3. "Just market the home creatively and you'll fetch a higher price!" Wrong. Marketing is marketing, and when people are searching for homes on the market, they're not searching for music videos. They're looking for clear, accurate pictures. They want recent information about upgrades and renovations. They want to know when there's an open house or an opportunity to see the home with their own Realtor. Creative marketing might be fun, but it isn't going to increase the value of a home.
  4. "Wait long enough and the perfect person will come along and buy this house." If a home hasn't gotten an offer within the first few weeks, it's safe to assume there might be something wrong with the price. Your Realtor should be gathering feedback from the other agents showing your home to quickly make adjustments to your home's price or offers included in the price (like repairs). Leaving your home on the market and "waiting for the right person" actually hinders your ability to sell the house. Buyers begin to wonder, "Why has this house been on the market for so long? What's wrong with it?" Remember, even if the "right person" did come along and make a full-priced offer on your home, it still has to appraise.

How do I know if my home is priced too high?

If you are attempting to sell your home yourself, and therefore price it yourself, there are a few tell-tale signs that your listing price isn't accurate. The first one is if you don't have any showings or interest in the first week. Almost every home that hits the market does so with anticipation (if it went into the MLS as a "coming soon"). Realtors and buyers have been watching and waiting for the day they could schedule a showing. If no one did that, there's a good chance it's because of the price.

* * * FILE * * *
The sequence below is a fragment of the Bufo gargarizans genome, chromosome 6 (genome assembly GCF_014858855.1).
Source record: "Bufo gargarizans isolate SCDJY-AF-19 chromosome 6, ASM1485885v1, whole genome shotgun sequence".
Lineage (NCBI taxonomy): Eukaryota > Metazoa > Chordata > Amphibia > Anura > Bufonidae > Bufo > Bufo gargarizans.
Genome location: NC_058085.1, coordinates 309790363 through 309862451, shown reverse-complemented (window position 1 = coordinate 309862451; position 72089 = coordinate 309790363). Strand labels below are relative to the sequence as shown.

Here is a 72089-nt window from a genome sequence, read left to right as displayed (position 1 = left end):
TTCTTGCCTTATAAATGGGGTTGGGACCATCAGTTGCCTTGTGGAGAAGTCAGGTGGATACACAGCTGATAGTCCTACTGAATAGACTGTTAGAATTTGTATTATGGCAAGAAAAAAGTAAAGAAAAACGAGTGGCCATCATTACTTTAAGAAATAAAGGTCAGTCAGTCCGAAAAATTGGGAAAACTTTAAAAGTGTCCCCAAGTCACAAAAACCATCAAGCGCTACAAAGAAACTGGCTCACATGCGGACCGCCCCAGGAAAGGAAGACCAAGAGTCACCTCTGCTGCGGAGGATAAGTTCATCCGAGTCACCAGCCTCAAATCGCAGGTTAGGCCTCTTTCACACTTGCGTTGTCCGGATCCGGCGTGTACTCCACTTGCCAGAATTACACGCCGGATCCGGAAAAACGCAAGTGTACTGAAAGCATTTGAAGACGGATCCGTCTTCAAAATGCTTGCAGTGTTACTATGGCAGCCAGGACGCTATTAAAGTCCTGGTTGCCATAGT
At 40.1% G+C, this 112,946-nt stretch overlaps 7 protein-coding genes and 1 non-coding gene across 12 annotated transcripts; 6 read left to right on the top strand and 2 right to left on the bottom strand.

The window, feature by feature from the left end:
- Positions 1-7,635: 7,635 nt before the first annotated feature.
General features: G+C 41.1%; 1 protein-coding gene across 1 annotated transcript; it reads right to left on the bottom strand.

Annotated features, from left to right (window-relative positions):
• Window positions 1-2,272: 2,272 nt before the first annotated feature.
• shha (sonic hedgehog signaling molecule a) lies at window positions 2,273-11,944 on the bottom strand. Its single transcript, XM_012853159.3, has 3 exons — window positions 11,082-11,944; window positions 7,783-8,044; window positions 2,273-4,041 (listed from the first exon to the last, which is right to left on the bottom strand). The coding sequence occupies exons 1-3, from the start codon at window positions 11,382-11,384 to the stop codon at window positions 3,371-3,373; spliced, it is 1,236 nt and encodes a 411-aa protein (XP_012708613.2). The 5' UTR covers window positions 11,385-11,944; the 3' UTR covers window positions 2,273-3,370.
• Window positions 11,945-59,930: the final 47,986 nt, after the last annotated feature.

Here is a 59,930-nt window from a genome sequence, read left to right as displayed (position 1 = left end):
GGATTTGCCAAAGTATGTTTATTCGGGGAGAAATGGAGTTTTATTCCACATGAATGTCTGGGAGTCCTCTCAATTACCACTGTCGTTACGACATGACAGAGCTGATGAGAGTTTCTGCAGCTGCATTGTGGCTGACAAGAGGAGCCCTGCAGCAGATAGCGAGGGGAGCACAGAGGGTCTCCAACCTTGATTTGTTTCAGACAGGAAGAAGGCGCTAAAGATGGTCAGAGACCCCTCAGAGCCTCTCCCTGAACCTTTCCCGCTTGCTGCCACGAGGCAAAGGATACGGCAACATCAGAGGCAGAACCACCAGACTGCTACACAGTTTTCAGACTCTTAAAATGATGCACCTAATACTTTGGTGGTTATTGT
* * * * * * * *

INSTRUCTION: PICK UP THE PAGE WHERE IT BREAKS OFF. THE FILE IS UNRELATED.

After your home hits the market, you should expect offers to start rolling in rather quickly. If you receive more than one low offer, or if you receive no offers at all in the first three weeks, it's probably an indication that you aren't priced correctly. Often times, Realtors will leave showing feedback for you. If you're open to this feedback, you'll quickly find out if buyers find your home to be overpriced. 
Did you list your home for sale and it expired before reaching the closing table? Often times, people will blame this on the market or a lack of buyers in the area. More often, though, a listing expires because it is overpriced. Find an experienced Realtor and find out if perhaps there were some issues with your price and how you can fix it before relisting your home!
"...right now, price your listing at market value, or if you want multiple offers, or at least a chance at multiple offers, price it just under."
Peter Lorimer, CEO of PLG Estate
Listing your home at an appropriate, market-value actually increases the odds of multiple offers. With more than one person vying to purchase your home, you have options and a far greater ability to negotiate based on demand. Gone are the days of pricing a home high to see where the negotiating will begin. If you don't have one already, it's time to reach out to a Round Table Realty agent and start the process of selling your home with an expert!